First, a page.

When events occur so distant from us it can be hard to imagine them actually unfolding, so it wasn’t until I heard the personal stories of those who had experienced persecution did the realisation hit me that it was real. Not only is it real but it’s still happening every day to thousands of Christians just just like me.

    The story that had the most profound impact on me about a man named Peter in North Africa. He was put in jail for 6 years, simply for being a Christian. The guards of the prison would often ask him to sign a contract forbidding him to talk about Jesus or meet with any Christians. And even after being locked up for 5 months in a cell so narrow he could only lie down, he still would not sign it. I’m not sure I could endure even a single day of that torture, let alone five months, and after that, still trust God.

    This conviction is re-awakening the passion in my heart for seeing people won for Christ, while not being ashamed to do it. The fears I have about asking people to church or telling them about Jesus now seem ridiculous compared to the hardships the persecuted face every day in order to make Christ known.

    I want the same faith as the Christians in countries like North Korea, where there is the highest level of persecution and yet still tens of thousands of people are still staying strong in their belief in Jesus. I don’t want to settle for a mediocre version of Christianity.

    But how? How am I supposed to be like this when I can’t get over the thought of people judging me because of my faith? The answer came in 1 Corinthians 12:12 –26. It’s the passage that explains that as the church we are all part of one body, the body of Christ. In the passage Paul, the author, talks about how as a body has many different parts, so does the church, and each of these parts have a unique function that is essential to making the body work. He goes onto say how we must not compare ourselves to other parts of the body (or the church) because the body cannot operate properly with just one part, it needs all of them.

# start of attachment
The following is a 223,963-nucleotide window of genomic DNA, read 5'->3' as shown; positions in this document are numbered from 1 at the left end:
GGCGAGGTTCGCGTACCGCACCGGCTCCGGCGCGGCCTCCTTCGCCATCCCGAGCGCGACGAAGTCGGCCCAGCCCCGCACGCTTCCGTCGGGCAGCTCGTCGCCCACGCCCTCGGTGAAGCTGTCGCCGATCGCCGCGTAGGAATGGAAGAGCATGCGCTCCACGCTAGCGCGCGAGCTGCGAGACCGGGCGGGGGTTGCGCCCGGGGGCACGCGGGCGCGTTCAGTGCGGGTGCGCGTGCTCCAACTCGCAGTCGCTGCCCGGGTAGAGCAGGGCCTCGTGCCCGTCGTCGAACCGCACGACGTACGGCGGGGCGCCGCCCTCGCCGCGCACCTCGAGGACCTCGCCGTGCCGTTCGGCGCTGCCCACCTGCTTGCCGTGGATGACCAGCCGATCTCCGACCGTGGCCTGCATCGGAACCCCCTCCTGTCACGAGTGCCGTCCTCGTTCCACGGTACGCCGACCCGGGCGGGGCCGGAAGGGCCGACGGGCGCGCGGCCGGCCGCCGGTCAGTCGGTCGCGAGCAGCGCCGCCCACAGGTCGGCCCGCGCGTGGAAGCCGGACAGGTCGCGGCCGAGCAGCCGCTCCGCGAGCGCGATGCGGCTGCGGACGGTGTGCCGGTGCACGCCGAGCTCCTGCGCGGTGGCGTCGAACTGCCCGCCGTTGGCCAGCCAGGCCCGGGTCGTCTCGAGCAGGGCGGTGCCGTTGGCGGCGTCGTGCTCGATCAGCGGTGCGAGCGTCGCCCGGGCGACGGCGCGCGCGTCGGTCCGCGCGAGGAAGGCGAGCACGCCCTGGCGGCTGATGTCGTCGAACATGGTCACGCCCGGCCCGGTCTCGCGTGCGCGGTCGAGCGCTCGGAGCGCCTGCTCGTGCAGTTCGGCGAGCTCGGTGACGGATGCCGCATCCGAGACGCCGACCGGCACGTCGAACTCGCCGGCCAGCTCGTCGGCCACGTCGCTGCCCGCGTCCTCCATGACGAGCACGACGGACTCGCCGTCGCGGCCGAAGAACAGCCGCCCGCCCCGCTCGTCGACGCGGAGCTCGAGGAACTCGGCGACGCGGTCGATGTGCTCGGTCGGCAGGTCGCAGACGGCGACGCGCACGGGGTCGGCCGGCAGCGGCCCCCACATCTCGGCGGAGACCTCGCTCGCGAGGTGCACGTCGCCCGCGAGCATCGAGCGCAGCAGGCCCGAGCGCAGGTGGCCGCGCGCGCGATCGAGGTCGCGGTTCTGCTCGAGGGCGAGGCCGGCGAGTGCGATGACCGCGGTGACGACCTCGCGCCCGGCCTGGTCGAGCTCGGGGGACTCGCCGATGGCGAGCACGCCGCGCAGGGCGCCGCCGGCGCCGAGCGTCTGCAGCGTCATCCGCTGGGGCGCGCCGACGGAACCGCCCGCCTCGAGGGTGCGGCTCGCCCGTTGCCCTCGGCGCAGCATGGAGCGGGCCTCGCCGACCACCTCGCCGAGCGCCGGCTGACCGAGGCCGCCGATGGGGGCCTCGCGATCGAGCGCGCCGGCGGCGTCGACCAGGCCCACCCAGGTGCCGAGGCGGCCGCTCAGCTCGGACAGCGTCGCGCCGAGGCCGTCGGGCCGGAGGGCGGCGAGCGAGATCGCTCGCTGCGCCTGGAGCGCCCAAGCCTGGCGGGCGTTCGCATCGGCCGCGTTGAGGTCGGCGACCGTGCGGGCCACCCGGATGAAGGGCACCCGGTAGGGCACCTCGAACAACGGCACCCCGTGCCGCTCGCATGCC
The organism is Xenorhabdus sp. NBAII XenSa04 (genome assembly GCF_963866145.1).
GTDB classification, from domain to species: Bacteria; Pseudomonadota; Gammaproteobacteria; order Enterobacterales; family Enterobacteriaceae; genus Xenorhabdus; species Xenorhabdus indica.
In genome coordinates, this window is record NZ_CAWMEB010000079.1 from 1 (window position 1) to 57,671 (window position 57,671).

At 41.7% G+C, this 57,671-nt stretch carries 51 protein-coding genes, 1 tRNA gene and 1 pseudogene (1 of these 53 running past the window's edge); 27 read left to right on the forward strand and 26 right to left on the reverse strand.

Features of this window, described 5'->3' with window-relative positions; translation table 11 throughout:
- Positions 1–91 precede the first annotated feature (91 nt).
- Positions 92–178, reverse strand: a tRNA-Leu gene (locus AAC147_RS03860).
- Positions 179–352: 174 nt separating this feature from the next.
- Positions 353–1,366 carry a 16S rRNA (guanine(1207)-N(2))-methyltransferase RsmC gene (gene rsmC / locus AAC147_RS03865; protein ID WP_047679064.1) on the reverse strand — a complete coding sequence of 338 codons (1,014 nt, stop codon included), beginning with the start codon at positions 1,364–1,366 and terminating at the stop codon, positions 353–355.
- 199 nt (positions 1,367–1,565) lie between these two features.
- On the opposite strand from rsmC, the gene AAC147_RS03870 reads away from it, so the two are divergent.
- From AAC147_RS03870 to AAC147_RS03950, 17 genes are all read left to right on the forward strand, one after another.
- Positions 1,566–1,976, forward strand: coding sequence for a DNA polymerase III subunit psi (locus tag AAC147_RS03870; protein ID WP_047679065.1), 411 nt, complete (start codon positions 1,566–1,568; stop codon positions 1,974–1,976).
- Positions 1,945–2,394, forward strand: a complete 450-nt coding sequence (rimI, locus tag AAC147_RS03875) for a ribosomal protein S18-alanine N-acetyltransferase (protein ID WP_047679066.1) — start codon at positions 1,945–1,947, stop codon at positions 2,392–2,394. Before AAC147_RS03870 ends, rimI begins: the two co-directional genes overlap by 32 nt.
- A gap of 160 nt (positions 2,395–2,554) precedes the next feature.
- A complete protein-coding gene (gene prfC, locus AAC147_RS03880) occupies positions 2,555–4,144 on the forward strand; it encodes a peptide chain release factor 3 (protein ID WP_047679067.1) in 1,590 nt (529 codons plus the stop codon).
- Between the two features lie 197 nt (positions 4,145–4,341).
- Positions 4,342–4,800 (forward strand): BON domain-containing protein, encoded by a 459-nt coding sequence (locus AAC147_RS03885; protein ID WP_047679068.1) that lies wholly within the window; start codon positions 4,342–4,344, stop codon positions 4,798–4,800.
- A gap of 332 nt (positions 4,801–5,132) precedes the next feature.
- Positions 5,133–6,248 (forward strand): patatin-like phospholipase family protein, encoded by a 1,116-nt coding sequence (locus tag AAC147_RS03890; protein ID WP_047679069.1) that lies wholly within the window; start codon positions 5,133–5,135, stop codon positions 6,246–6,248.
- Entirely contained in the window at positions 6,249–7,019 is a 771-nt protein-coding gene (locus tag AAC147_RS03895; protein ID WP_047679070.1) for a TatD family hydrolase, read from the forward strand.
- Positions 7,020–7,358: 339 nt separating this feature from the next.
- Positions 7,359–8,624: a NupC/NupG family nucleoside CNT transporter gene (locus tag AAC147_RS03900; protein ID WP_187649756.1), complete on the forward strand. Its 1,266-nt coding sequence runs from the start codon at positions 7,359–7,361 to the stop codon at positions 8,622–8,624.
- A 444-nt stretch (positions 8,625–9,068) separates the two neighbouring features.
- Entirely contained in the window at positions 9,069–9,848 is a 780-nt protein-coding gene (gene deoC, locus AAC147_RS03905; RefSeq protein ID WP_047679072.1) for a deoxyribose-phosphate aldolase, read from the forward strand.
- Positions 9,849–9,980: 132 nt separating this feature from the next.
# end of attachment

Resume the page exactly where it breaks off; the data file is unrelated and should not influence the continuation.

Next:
This conviction is re-awakening the passion in my heart for seeing people won for Christ, while not being ashamed to do it.

    This made me think about the Christians in all different places around the world facing all different types of situations. About how even though the churches in countries like Iraq and Syria may experience an extreme amount of persecution, God has put us where we are under different circumstances for a reason. We should be using persecuted Christians like Peter as excellent examples of faith, and we should aim to have an equal amount of trust in God. But it doesn’t mean we have to be in their position to still serve God and the body of Christ.

    “But our bodies have many parts, and God has put each part just where he wants it (1 Corinthians 12:18).” Though sometimes I know I can doubt this, God has me in this part of the world with the people who are around me for a reason and as a church we are called to help those in persecution and those who live and walk with us every day.

    In the long run we all have the same goal, and that’s what makes us a body in Christ, we want to see people all over the world experience His love and have the opportunity to ask Him into their lives as their Saviour.

    And just as we are one body “If one part suffers, all the parts suffer with it… (1 Corinthians 12:12-26).” So we must not ever forget or dismiss those in persecution because although they may be physically far away, as believers we are united in our common belief in Jesus Christ.

    We must always be praying for our brothers and sisters in Christ, believing that their struggle and the persecution they face is not in vain, yet for a greater purpose. Matthew 5:10 says, “God blesses those who are persecuted for doing right, for the Kingdom of Heaven is theirs.”

  • We support people who are beaten, tortured,
    imprisoned, falsely accused, and hated simply for following Jesus.